Core Coaching Documents
Coaching is a business and it is important that clients recognise that they are entering into a contractual relationship with the coach, as with any other services that they purchase. Having and completing appropriate documentation helps to underline the business nature of the relationship.
Coaching Terms of Reference and Proposals
One way of demonstrating professionalism and that the coach has understood the reason that the client requires business coaching, is to prepare a set of Terms of Reference (ToR). A ToR record plays an important role in clarifying client expectations and defining client needs and should be prepared after an initial meeting with the client wherever possible.
An effective ToR should also provide the basis of a detailed proposal and therefore the basis of a contractual agreement. It should contain information about the background of the client and the company, the objectives of the coaching, the scope, constraints and any other relevant information.
The ToR for client coaching programmes may change or evolve over time and therefore the ToR Record might need to be up-dated from time-to-time. It can be used in coaching sessions to re-visit the original agreed outcomes and decisions therefore helping to manage client expectations.
Terms of Business/Coaching Agreement
The Terms of Business and Coaching Agreement may be one document or two. One factor that will affect this is whether or not the person being coached is the same person that is paying for the business coaching service. If they are the same person, then one document should cover all of the relevant points. If they are two separate people, than two documents will be required as one person will need to commit to paying for the service and the other will need to commit to the ground rules and practical arrangements for the coaching.
Points to be covered regarding the terms of business include:
- Names of both parties
- Names of person to be coached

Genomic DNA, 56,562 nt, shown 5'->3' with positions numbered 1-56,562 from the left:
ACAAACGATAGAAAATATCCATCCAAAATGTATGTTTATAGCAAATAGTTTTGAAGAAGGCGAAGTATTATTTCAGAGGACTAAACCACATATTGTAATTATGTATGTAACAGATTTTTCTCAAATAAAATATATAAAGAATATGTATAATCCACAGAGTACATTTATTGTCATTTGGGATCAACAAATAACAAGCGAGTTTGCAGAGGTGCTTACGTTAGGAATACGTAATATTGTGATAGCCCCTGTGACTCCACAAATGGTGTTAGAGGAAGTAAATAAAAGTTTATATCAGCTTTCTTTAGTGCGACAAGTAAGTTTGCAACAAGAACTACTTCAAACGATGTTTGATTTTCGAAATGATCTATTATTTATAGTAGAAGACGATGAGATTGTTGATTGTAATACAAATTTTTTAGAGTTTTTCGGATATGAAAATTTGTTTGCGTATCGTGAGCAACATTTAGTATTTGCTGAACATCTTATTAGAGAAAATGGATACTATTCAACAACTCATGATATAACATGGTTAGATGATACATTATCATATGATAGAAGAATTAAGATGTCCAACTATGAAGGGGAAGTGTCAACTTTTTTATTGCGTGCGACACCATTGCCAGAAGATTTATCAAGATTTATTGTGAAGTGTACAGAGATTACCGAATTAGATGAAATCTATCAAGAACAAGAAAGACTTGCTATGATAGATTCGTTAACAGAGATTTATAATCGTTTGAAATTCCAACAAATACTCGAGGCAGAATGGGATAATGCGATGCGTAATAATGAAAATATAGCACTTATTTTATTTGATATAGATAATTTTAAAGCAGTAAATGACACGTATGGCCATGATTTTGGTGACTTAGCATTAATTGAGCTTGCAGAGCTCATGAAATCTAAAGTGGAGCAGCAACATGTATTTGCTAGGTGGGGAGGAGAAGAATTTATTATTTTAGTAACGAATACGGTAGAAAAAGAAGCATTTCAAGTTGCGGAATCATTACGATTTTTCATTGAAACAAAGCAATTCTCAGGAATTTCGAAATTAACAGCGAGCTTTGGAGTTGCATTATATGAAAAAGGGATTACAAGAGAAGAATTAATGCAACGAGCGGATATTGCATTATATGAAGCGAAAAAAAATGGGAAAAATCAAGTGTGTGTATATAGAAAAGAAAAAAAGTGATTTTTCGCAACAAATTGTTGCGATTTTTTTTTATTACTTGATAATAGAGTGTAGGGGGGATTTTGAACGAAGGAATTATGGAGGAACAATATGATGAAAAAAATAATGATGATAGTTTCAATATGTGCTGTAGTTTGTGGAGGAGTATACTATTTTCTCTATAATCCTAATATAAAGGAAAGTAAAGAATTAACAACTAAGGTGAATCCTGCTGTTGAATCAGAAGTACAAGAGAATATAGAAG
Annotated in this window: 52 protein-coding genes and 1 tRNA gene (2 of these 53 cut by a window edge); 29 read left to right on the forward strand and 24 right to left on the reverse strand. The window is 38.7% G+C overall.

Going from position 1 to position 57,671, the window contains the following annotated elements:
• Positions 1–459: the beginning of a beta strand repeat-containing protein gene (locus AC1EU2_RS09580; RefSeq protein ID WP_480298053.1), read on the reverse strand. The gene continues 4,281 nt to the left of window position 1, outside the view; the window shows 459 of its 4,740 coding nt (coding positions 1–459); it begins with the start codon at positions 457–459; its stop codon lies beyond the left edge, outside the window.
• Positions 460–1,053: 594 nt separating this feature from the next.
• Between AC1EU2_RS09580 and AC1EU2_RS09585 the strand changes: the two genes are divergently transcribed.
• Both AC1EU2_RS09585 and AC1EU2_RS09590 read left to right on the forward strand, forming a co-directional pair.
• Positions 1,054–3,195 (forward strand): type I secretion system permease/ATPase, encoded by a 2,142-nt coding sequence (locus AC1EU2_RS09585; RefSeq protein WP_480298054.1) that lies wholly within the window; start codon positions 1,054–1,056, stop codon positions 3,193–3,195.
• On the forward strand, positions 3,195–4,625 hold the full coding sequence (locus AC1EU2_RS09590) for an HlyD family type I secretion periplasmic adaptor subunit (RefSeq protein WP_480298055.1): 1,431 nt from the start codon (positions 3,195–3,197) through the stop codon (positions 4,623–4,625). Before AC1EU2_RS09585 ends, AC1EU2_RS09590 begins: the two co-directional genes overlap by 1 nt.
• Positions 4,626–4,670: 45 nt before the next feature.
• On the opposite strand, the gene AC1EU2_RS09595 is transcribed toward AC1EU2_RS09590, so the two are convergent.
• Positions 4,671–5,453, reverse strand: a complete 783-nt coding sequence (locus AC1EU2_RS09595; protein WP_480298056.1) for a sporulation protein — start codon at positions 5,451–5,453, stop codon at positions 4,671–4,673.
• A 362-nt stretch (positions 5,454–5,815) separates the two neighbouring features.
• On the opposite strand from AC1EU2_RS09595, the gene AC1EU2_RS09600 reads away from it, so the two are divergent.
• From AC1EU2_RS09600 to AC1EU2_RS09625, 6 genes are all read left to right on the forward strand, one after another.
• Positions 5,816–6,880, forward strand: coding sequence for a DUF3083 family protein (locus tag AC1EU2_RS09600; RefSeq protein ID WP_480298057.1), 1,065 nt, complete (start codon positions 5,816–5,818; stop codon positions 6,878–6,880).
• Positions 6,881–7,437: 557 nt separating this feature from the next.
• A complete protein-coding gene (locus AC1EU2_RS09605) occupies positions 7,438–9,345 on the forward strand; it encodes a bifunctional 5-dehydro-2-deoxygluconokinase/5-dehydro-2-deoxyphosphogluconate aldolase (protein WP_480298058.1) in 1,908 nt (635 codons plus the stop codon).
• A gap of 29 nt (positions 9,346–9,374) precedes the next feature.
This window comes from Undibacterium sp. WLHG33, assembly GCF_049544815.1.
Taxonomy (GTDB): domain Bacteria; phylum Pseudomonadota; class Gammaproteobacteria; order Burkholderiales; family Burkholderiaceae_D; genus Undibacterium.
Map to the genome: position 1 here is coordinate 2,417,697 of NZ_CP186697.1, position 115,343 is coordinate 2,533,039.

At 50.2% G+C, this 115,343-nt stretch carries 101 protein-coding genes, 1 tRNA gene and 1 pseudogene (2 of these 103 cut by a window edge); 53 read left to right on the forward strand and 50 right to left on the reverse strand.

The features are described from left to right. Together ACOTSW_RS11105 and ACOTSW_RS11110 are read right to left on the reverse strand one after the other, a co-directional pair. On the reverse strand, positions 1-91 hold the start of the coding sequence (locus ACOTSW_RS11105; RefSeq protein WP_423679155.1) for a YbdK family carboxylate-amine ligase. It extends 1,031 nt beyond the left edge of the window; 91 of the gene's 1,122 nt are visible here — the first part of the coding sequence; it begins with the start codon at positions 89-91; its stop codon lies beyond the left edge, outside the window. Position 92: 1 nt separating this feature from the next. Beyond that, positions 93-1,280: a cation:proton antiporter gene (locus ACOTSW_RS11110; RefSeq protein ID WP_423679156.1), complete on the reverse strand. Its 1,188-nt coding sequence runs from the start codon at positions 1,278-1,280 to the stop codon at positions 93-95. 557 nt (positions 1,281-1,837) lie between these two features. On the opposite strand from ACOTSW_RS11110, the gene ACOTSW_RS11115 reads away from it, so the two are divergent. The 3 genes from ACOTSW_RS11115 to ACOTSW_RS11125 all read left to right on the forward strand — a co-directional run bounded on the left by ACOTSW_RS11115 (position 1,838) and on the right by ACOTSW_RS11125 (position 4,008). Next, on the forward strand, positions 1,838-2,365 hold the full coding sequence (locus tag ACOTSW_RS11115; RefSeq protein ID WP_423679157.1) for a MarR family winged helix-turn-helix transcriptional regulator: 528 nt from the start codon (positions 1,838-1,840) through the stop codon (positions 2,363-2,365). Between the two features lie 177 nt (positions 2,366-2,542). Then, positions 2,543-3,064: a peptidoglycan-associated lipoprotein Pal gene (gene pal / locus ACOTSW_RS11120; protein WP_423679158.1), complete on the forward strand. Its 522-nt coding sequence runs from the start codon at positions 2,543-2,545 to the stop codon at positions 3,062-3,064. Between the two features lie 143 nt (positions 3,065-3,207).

- Prices including details of which additional expenses will be reimbursed, for example travel expenses
- Payment terms
- Duration of agreement
- Cancellation terms
- Details of coaching to be provided: i.e. face to face, telephone or on-line, location of meetings, duration and frequency of meetings
Points to be covered regarding the coaching agreement include:
- Handling of potential conflict of interest between the needs of the person being coached and the needs of the person paying for the coaching
- Frequency, duration and location of sessions
- Arrangements for postponing or cancelling sessions, including charging arrangements (even if they are not paying, they need to be aware of these)
- Reference to the Code of Ethics
- Documentation to be used, for example action plans, coaching records, pre-meeting reports
- Methods of communication between sessions
- Commitment required of person being coached
Codes of Ethics
Most Codes of Ethics contain two components: an aspirational component and a set of rules or principles. The aspirational component usually provides an outline of what the coach aspires to, or the ideals to which the coach intends to adhere. An ethics code will typically list some rules or principles, which the coach and any other members of the coaching organisation are expected to adopt and implement.
In addition to being a powerful statement of professionalism and the standards that clients can expect, a Code of Ethics or a Code of Practice can help to address ethical dilemmas. An ethical dilemma typically occurs when there is a conflict between a decision or proposed action and key values or principles.
More information about Codes of Ethics can be found in High Growth Enterprise Coach Professional Behaviours: Ethical and Professional Practices.
It is essential that anyone undertaking business coaching holds appropriate professional indemnity insurance, which will pay out if a client makes a claim for business losses against a coach. As a High Growth Enterprise Coach will undertake one or more of the roles as outlined in the High Growth Enterprise Coach Competency Framework, it is important that the insurer is clear about which roles the coach will be undertaking as these may affect aspects of the policy. Somewhere within the contracting documentation, mention must be made of any appropriate disclaimers, as required by the provider of the insurance.
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